Spotify to Launch HiFi Option Later This Year, Paid Out $5 Billion in Royalties in 2020

Jem Aswad
·4-min read

As part of a long presentation called “Stream On,” Spotify announced that it will be introducing a hi-fi option later this year, among other benefits for fans and creators. CEO and cofounder Daniel Ek also said the company paid out $5 billion in royalties in 2020 and chief content officer Dawn Ostroff announced that over the last four years, the number of recording artists whose catalogs generated more than $1 million a year across recording and publishing is up over 82% to more than 800 artists, and the number generating more than $100,000 a year is up 79% to more than 7,500 artists.

The company also announced that it will be launching in 85 new markets, making itself available to 1 billion new listeners, and amid much other music and podcast news, that it will be launching a Barack Obama-Bruce Springsteen podcast.

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While other streaming services, notably Amazon, Tidal and Qobuz, have long offered excellent hi-fidelity options, Spotify’s profile and playlisting options — not to mention its marketing skill — have helped it to remain remains the most popular paid streaming service in the world. While details were scant, it says it will deliver CD-quality, lossless audio for Premium subscribers in select markets later this year. It was unclear how much more this option will cost per month.

Many music artists, ranging from J Balvin and Blackpink to Khalid, gave testimonials about Spotify during the presentation, but Billie Eilish and her brother and musical collaborator Finneas focused on high fidelity.

“High quality audio means more information,” Eilish said. “There’s just things you won’t hear if you don’t have a good sound system.”

Finneas spoke about Eilish’s “whisper layers” and laughter and other vocal treatments in the background of their recordings that aren’t as audible on normal systems.

Other elements discussed during the presentation included Soundtrap, which enables creators to record sounds quickly, and education programs to show kids how to create podcasts and work with music technology. Soundtrap also includes what is essentially a digital classified section that enables a variety of creators and producers to connect.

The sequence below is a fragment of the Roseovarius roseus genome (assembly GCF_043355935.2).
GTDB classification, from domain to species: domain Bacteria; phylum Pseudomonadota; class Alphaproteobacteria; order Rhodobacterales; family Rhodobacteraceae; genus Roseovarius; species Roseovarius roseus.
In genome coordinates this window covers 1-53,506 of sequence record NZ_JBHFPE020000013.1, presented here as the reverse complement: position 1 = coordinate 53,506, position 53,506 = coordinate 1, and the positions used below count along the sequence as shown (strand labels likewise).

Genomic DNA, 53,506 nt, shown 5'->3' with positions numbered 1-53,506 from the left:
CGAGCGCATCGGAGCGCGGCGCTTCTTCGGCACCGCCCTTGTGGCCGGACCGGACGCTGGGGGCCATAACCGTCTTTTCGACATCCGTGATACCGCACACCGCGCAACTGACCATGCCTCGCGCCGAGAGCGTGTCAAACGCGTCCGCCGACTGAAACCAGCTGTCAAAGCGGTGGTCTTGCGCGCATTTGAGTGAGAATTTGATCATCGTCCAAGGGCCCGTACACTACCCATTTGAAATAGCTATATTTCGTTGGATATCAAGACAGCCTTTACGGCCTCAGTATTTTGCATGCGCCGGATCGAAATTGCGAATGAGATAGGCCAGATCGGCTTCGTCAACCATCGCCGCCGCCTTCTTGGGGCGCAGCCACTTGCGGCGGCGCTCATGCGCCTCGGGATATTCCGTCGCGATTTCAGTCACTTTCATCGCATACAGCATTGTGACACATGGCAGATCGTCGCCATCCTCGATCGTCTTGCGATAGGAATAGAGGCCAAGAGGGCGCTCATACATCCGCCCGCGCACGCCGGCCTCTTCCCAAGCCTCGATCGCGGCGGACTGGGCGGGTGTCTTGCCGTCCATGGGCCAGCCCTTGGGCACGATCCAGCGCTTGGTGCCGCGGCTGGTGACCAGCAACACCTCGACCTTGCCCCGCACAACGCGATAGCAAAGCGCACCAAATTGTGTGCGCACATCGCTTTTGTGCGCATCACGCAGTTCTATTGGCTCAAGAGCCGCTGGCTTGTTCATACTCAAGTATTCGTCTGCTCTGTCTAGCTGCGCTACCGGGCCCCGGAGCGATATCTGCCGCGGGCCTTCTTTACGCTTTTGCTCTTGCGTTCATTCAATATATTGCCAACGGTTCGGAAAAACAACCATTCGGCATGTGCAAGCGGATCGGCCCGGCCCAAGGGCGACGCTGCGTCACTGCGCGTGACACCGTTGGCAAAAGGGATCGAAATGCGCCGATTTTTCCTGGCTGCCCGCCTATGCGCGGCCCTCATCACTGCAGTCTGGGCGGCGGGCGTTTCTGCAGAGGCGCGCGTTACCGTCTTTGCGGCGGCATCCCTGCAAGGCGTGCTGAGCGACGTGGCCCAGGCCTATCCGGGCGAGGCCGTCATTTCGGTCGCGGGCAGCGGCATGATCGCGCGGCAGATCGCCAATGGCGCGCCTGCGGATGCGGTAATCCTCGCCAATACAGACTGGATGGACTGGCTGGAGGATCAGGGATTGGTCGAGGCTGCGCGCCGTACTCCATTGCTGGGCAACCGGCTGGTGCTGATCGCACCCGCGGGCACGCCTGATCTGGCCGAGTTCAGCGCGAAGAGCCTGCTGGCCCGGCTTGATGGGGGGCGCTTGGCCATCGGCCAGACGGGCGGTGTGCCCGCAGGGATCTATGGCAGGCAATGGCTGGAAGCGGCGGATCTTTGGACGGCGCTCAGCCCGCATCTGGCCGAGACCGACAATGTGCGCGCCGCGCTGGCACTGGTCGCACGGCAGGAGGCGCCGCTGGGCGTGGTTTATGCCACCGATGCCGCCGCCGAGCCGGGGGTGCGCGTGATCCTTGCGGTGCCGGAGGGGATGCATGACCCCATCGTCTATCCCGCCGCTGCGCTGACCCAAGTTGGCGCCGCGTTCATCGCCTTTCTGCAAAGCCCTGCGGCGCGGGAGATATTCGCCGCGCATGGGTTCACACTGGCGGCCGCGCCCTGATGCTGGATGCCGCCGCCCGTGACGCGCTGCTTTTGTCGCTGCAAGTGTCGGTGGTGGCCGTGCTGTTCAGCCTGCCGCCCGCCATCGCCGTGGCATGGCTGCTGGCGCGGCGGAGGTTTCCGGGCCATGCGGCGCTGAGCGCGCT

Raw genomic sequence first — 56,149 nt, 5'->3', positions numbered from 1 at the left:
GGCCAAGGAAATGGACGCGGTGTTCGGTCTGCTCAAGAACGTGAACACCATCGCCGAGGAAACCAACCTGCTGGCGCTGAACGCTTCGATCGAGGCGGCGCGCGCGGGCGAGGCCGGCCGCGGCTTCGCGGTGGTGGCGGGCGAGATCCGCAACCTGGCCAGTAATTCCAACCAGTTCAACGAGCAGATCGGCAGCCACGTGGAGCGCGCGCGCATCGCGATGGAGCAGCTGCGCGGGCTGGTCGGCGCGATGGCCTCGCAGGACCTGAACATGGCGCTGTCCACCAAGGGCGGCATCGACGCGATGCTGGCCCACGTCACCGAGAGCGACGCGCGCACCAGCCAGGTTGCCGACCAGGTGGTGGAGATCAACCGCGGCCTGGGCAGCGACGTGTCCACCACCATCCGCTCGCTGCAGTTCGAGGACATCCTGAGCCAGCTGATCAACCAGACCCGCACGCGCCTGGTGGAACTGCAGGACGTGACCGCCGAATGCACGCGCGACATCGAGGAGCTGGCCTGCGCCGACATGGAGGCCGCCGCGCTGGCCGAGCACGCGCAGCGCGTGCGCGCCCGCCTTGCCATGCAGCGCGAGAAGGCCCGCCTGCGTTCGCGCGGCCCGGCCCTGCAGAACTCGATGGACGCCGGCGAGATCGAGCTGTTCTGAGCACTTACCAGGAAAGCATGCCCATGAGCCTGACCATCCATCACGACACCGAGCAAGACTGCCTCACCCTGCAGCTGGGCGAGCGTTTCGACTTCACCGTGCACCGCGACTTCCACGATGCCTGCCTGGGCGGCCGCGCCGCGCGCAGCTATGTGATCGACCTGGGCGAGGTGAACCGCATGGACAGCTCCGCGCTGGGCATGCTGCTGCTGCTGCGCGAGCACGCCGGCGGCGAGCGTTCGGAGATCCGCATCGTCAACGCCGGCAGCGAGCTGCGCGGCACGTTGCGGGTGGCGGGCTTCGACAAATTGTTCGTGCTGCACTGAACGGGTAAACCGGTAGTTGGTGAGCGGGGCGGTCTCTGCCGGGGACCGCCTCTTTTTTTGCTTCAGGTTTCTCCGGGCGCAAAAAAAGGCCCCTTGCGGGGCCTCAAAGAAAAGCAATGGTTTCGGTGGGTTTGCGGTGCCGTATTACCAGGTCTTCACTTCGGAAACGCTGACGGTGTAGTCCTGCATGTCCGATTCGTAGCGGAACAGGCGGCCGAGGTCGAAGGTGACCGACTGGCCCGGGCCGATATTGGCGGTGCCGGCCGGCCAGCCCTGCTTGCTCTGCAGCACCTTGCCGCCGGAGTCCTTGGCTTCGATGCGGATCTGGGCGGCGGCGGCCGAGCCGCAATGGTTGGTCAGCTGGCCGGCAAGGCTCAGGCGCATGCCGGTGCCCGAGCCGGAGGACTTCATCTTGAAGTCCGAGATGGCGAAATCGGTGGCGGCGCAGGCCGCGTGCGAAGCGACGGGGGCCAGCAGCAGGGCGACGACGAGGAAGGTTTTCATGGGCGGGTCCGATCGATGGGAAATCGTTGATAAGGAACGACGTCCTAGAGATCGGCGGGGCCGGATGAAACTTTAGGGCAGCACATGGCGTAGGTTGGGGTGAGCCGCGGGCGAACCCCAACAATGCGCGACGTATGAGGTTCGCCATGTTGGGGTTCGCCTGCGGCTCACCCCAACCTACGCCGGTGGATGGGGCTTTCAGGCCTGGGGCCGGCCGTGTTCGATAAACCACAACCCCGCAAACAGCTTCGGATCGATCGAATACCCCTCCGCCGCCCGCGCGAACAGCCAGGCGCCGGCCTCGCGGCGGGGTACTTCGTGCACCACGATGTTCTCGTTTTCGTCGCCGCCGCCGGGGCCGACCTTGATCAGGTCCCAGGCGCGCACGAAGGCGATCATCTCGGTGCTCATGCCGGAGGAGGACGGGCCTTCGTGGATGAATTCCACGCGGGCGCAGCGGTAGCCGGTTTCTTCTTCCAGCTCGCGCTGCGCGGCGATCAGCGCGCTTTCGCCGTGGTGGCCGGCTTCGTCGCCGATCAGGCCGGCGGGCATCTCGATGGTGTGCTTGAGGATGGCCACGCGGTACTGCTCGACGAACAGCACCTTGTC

At the top of the presentation, Ek described Spotify’s work as a “renaissance, not restoration,” speaking about the streaming-led revival of the music industry. He spoke of the the piracy-infested era just before the advent of streaming, and even the limitations of the previous era, of records and CDs, which were bound by shelves, stores, airwaves.

“Over the past two decades, streaming has dramatically changed the possibilities,” he said. “More creators are creating and succeeding than ever.”

To that end, he noted that the total revenue for the recording industry in 2008 was $17 billion, and dipped to $14 billion in 2014 — but in 2019, thanks to the rise of streaming, it was up to $20 billion.

He said Spotify paid out $5 billion in royalties in 2020.

He also noted that that 30,000 albums were released in 2002 — while in 2020, 1.8 million albums were released in the U.S. on Spotify alone.

Later in the broadcast, Ostroff announced that over the last four years, the number of recording artists whose catalogs generated more than $1 million a year across recording and publishing is up over 82% to more than 800 artists, and the number generating more than $100,000 a year is up 79% to more than 7,500 artists.

“More artists are being heard, and this means than more meaningful income is flowing to artists than ever,” Ek said.

Other accouterments mentioned during the talk included “Enhanced Albums,” which include exclusive audio and video liner notes from artists like Blackpink and Lady Gaga, as well as songwriter and producer credits. While Spotify’s liner notes are still outpaced in terms of detail by Tidal’s, they have introduced dedicated songwriter and producer hubs focused on producers and songwriters ranging from Hit-Boy and Jeff Bhasker to Diane Warren.

Halsey spoke about Spotify Canvas, which enables her to share a “digital sketchbook” with fans including her artwork.

The company also announced that it will be expanding its Marquee option, which allows artists to promote their releases and some say walks the fine line between promotion and advertising.

Further details about all of the announcements made during the presentation can be found on Spotify’s blog.

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